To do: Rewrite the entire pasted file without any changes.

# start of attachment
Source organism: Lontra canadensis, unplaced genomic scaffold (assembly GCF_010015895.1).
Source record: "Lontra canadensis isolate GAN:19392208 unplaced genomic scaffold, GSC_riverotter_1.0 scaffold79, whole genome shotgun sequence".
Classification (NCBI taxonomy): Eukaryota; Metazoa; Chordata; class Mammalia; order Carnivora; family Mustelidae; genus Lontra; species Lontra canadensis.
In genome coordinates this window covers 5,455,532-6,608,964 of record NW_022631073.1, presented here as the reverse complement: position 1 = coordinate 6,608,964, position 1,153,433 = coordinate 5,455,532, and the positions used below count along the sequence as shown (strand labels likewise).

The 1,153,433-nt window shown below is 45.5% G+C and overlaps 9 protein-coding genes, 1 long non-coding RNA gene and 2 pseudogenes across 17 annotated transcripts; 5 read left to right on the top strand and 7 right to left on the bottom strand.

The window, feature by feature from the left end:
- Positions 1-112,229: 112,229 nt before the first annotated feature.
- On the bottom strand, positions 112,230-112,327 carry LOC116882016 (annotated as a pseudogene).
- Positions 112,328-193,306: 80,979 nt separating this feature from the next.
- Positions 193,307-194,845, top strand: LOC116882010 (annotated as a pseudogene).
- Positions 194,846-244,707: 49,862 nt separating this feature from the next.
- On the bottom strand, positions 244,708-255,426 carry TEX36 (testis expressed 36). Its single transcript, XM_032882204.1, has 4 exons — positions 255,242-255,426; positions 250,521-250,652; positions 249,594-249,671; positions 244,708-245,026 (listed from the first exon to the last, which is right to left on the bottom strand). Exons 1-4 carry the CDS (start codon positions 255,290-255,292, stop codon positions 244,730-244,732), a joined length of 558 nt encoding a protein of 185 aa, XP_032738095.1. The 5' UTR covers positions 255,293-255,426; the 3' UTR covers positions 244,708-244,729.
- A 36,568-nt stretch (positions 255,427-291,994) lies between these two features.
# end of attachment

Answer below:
Source organism: Lontra canadensis, unplaced genomic scaffold (assembly GCF_010015895.1).
Source record: "Lontra canadensis isolate GAN:19392208 unplaced genomic scaffold, GSC_riverotter_1.0 scaffold79, whole genome shotgun sequence".
Classification (NCBI taxonomy): Eukaryota; Metazoa; Chordata; class Mammalia; order Carnivora; family Mustelidae; genus Lontra; species Lontra canadensis.
In genome coordinates this window covers 5,455,532-6,608,964 of record NW_022631073.1, presented here as the reverse complement: position 1 = coordinate 6,608,964, position 1,153,433 = coordinate 5,455,532, and the positions used below count along the sequence as shown (strand labels likewise).

The 1,153,433-nt window shown below is 45.5% G+C and overlaps 9 protein-coding genes, 1 long non-coding RNA gene and 2 pseudogenes across 17 annotated transcripts; 5 read left to right on the top strand and 7 right to left on the bottom strand.

The window, feature by feature from the left end:
- Positions 1-112,229: 112,229 nt before the first annotated feature.
- On the bottom strand, positions 112,230-112,327 carry LOC116882016 (annotated as a pseudogene).
- Positions 112,328-193,306: 80,979 nt separating this feature from the next.
- Positions 193,307-194,845, top strand: LOC116882010 (annotated as a pseudogene).
- Positions 194,846-244,707: 49,862 nt separating this feature from the next.
- On the bottom strand, positions 244,708-255,426 carry TEX36 (testis expressed 36). Its single transcript, XM_032882204.1, has 4 exons — positions 255,242-255,426; positions 250,521-250,652; positions 249,594-249,671; positions 244,708-245,026 (listed from the first exon to the last, which is right to left on the bottom strand). Exons 1-4 carry the CDS (start codon positions 255,290-255,292, stop codon positions 244,730-244,732), a joined length of 558 nt encoding a protein of 185 aa, XP_032738095.1. The 5' UTR covers positions 255,293-255,426; the 3' UTR covers positions 244,708-244,729.
- A 36,568-nt stretch (positions 255,427-291,994) lies between these two features.